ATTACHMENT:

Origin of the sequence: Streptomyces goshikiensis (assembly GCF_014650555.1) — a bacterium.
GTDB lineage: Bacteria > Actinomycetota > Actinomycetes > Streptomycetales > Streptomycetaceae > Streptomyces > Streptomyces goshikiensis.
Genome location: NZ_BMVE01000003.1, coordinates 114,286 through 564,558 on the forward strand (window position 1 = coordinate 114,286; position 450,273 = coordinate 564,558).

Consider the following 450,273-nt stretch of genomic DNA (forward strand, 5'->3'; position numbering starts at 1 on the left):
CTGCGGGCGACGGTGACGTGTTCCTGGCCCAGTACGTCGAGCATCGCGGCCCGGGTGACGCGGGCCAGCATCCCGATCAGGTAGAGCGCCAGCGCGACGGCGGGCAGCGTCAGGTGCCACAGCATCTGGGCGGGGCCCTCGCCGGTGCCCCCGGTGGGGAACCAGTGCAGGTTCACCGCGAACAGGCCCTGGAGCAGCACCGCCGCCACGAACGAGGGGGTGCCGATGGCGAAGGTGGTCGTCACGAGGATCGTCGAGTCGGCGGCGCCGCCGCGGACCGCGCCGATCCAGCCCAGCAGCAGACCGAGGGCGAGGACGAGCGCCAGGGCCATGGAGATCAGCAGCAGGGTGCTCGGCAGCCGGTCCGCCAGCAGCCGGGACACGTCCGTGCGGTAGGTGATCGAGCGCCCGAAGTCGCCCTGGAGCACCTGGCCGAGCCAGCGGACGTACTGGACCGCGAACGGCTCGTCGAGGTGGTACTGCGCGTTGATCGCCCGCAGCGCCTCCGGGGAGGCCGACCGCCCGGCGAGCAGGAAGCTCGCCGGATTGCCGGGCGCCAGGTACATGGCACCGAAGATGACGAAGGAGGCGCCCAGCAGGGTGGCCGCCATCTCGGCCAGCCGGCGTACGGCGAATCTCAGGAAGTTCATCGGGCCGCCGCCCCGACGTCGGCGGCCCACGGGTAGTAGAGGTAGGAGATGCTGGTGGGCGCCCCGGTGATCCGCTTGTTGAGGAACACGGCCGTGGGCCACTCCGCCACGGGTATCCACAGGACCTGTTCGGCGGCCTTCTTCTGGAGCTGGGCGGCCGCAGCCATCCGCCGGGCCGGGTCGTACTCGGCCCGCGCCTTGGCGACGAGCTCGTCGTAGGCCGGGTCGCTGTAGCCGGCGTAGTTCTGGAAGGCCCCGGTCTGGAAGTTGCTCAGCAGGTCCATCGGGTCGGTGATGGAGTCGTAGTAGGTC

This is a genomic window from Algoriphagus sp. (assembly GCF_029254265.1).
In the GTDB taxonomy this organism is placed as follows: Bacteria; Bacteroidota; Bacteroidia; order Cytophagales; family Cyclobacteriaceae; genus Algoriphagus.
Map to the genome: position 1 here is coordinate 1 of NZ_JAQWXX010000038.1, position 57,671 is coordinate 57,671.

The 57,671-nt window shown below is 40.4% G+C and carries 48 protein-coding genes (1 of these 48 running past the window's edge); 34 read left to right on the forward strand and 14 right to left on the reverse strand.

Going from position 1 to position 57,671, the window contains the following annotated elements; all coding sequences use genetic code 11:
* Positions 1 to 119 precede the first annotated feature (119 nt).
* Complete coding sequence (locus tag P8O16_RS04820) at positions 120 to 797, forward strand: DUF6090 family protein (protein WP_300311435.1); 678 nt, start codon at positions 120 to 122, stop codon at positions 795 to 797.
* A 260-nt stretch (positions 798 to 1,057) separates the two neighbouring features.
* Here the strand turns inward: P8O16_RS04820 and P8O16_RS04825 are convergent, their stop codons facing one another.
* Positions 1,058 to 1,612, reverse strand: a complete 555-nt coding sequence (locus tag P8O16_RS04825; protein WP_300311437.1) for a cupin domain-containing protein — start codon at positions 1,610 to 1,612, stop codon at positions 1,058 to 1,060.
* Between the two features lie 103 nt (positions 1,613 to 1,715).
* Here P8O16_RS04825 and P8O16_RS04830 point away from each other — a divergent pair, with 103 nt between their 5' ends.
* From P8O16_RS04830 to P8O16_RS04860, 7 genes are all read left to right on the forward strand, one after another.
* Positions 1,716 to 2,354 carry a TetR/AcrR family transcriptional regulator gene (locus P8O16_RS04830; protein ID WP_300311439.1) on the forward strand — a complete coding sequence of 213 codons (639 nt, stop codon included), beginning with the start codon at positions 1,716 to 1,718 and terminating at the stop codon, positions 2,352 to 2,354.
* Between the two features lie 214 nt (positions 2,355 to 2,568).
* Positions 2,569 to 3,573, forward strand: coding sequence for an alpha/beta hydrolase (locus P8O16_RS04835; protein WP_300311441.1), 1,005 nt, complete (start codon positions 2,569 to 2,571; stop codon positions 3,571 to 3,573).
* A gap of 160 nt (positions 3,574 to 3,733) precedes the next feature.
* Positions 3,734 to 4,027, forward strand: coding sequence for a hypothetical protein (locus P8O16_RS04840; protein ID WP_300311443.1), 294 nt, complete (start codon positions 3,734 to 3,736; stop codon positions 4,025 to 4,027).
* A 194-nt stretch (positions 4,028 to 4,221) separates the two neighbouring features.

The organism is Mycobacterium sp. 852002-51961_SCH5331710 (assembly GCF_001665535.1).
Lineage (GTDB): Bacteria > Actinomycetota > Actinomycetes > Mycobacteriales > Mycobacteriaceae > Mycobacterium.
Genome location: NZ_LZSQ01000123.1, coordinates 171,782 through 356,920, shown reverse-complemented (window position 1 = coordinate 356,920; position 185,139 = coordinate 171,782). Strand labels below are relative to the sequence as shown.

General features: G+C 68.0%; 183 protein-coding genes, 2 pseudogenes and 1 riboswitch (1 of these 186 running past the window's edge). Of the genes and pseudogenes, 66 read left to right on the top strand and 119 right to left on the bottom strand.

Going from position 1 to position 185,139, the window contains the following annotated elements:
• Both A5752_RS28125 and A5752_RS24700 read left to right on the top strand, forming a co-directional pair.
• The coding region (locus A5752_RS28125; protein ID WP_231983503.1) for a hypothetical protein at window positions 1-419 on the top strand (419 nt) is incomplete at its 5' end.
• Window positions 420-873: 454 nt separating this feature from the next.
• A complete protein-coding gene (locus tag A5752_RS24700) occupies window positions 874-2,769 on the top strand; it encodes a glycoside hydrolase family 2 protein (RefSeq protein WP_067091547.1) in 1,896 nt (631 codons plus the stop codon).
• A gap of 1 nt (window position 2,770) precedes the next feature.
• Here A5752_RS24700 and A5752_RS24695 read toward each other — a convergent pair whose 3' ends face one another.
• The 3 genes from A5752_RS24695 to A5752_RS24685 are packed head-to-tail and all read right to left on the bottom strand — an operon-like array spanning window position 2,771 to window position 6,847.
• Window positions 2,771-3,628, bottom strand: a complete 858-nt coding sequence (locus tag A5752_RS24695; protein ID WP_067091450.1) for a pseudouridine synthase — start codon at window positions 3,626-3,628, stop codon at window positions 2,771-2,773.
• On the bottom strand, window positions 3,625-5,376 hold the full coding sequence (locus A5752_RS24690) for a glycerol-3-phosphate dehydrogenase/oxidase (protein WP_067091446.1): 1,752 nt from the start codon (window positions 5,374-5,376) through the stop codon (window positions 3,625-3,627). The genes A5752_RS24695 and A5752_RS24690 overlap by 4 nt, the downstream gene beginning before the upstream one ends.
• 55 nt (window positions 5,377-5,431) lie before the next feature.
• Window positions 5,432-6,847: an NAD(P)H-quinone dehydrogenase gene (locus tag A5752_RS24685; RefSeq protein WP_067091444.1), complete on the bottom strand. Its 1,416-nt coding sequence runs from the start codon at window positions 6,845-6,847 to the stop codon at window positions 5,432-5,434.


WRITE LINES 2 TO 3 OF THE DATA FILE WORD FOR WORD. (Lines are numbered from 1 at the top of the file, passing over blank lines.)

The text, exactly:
GTDB lineage: Bacteria > Actinomycetota > Actinomycetes > Streptomycetales > Streptomycetaceae > Streptomyces > Streptomyces goshikiensis.
Genome location: NZ_BMVE01000003.1, coordinates 114,286 through 564,558 on the forward strand (window position 1 = coordinate 114,286; position 450,273 = coordinate 564,558).